A graphical abstract, or visual abstract, is a single pictorial summary of your manuscript’s main findings.
As journals are increasingly centered on online publications after so many decades of paper distribution, graphical abstracts are use increasingly often. These images (sort of like infographics, sort of like comics) are not only a summary but also an advertisement for the article.
And unlike an abstract, there are fewer rules. This means that knowing the value of, and expectations on, your graphical abstract, will help you prepare it better.
The benefits of graphical abstracts
Graphical abstracts can give your manuscript added appeal and clarity. Even more than a concise abstract they can communicate your work rapidly. And together with a plain language summary, they’re a reader-friendly way to make your work understood.
Online publication allows manuscripts to be more visual and interactive, and editors use those features to help attract more readers. They also increase social sharing on platforms like Twitter and LinkedIn, as they can be easily attached to a post and show up in other users’ social feeds. This matters more and more, as publications increase along with the need for self-promotion to gain visibility.
For you as an author, graphical abstracts may seem counterintuitive and insufficient. You’re used to explaining exactly what your manuscript is about in a nice concise summary, with each section of your paper represented.
The idea behind a graphical abstract though, is to convey this same information in a single image, with limited text.
In addition to quickly helping readers understand the findings of the paper and whether it’s relevant to them, graphical abstracts also remove make life easier for non-native English speakers having to write and read in English.
Tips for making a great graphical/visual abstract
If your target journal requires you to submit a graphical abstract along with your manuscript, here are some tips to help you design one:
- Think about what your paper is describing: a mechanism, a theory, a structure, or a cause and effect. What kind of visual would best showcase this concept?
- Consider the essential elements involved in your study. Thinking about key words here can help you determine what to include to draw the interest of readers.
- Keep your abstract to a single image or split panels.
- Don’t just re-use one of the figures from your manuscript. Consider the graphical abstract an additional image of its own that brings together the ideas shown within the manuscript.
- Avoid including too many details or distracting elements. Label any items clearly and show processes with arrows.
- Use only details from your own findings, not any referenced literature, unless absolutely necessary.
- Most of the software packages you use to make figures can be used to make graphical abstracts.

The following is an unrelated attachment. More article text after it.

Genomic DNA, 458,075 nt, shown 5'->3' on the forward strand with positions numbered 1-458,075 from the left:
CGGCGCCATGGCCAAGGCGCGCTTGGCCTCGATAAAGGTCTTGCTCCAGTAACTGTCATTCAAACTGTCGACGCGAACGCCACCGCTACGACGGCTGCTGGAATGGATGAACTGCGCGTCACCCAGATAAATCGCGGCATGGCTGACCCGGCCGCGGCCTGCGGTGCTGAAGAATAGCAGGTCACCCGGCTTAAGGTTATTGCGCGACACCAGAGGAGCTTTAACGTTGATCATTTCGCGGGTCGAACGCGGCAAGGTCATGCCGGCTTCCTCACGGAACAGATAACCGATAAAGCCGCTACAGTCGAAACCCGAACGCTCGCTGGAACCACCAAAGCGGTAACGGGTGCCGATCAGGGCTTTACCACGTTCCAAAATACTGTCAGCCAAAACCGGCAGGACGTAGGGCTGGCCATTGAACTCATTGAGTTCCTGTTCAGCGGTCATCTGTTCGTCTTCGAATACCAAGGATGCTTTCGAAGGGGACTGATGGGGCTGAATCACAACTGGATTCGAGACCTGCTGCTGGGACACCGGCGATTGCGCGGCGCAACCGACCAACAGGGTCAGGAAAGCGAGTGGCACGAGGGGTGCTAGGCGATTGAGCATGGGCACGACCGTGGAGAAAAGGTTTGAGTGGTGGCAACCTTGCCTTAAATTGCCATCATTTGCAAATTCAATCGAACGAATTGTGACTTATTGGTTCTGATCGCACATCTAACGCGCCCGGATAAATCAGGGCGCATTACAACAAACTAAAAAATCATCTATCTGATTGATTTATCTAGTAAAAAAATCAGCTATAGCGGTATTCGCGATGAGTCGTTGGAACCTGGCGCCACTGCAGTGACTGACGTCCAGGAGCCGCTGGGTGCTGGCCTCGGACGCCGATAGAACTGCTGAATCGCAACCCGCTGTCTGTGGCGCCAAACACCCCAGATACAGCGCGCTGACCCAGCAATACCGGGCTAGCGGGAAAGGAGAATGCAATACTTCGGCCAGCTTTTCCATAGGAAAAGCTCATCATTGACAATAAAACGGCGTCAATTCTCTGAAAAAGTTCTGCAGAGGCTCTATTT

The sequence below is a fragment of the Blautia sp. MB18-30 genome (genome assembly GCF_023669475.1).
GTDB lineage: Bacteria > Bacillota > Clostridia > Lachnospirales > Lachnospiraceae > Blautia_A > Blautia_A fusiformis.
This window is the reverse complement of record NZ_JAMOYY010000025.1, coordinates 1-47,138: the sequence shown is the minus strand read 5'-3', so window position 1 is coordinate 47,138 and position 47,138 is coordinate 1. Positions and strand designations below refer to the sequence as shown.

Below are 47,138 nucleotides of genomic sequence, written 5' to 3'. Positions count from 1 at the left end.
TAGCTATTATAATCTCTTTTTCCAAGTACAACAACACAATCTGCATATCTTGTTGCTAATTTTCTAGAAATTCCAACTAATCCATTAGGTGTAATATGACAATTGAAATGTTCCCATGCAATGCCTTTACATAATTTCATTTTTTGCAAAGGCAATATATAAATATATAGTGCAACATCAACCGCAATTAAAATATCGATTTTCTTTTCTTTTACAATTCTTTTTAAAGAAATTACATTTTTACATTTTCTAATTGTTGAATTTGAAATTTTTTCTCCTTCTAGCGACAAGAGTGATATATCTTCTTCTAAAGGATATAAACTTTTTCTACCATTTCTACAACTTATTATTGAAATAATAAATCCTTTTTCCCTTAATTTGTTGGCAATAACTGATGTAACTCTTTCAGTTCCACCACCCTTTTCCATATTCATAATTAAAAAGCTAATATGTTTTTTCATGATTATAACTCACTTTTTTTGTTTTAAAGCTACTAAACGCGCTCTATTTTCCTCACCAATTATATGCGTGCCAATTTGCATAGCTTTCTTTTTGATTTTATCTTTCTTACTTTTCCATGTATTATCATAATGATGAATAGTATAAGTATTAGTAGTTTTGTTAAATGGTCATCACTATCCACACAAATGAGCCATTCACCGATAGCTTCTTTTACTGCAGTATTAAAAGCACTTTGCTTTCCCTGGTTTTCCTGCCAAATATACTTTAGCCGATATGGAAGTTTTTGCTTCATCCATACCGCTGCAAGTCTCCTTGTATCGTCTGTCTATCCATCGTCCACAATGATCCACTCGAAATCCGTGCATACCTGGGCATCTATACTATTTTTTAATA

Examples of graphical abstracts
Basic graphical abstract
Here’s an example of a nice and clean, very accessible graphical, visual abstract:
There’s nothing fancy here. It’s essentially a cartoon or infographic. What it does, though, in just a few words, is set out what they did, what happened, and what it means. Simple.
That one’s a bit more creative, and certainly not elaborate. Elsevier advocates a simple three-frame approach to visual abstracts, set much like a weekday newspaper cartoon:
- Panel 1: Give the context background
- Panel 2: Show the methodology or make a second point
- Panel 3: Give the outcome (or a third point)
A cartoon style visual representation is one common way. Another approach is a flow diagram that illustrates the process and affects (i.e., what happens, then what, and finally what) of our study.
And a third way is visual systems that, rather than focusing on the experiments you performed, plots out the big picture.
As far as software to create your graphical abstract, see our article on software for scientific figures. This is a thorough list, and most of the same packages will apply.
Graphical abstracts for systematic reviews
A systematic review is at the top of the evidence pyramid, as it is essentially critical research compiling other research. We focus on systematic reviews a great deal, such as in using the P.I.E.C.E.S. method to assemble them and in assessing their internal and external validity.
Like other research, systematic reviews can expand their appeal with a clean informative visual abstract. Here are two examples.
“This is a very effective visual abstract. The key messages are apparent immediately, including the risk as well as benefit. The design is simple and attractive, making it easy to comprehend the study,” says Dr. Daniel McGowan, Edanz Science Director.
“Overall this is another good example of a visual abstract with effective use of color. I like it, but do you think perhaps even more of the information could have been presented visually?” Dr. McGowan comments.
Indeed it is somewhat compact for such a sweeping topic. An edit may also help with textual consistency. The color scheme is effective though, and the reader can quickly grasp what’s going on in this paper.
Where to find more graphical abstracts and how to make yours
For examples of good graphical abstracts, Elsevier has several good examples for different types of manuscripts, while Cell (PDF link) shows how initial abstract submissions were improved for better visual impact.
But what if you’re not an artist? Or just want to focus on words and science?
We’ve got a solution.
You can hire Edanz to work with you to create a graphical abstract for your manuscript. Simply get in touch with our Publication Support team or have a look at our research services. We’ll assign a pro artist to get your findings across visually. The more ways you can communicate your valuable research the better!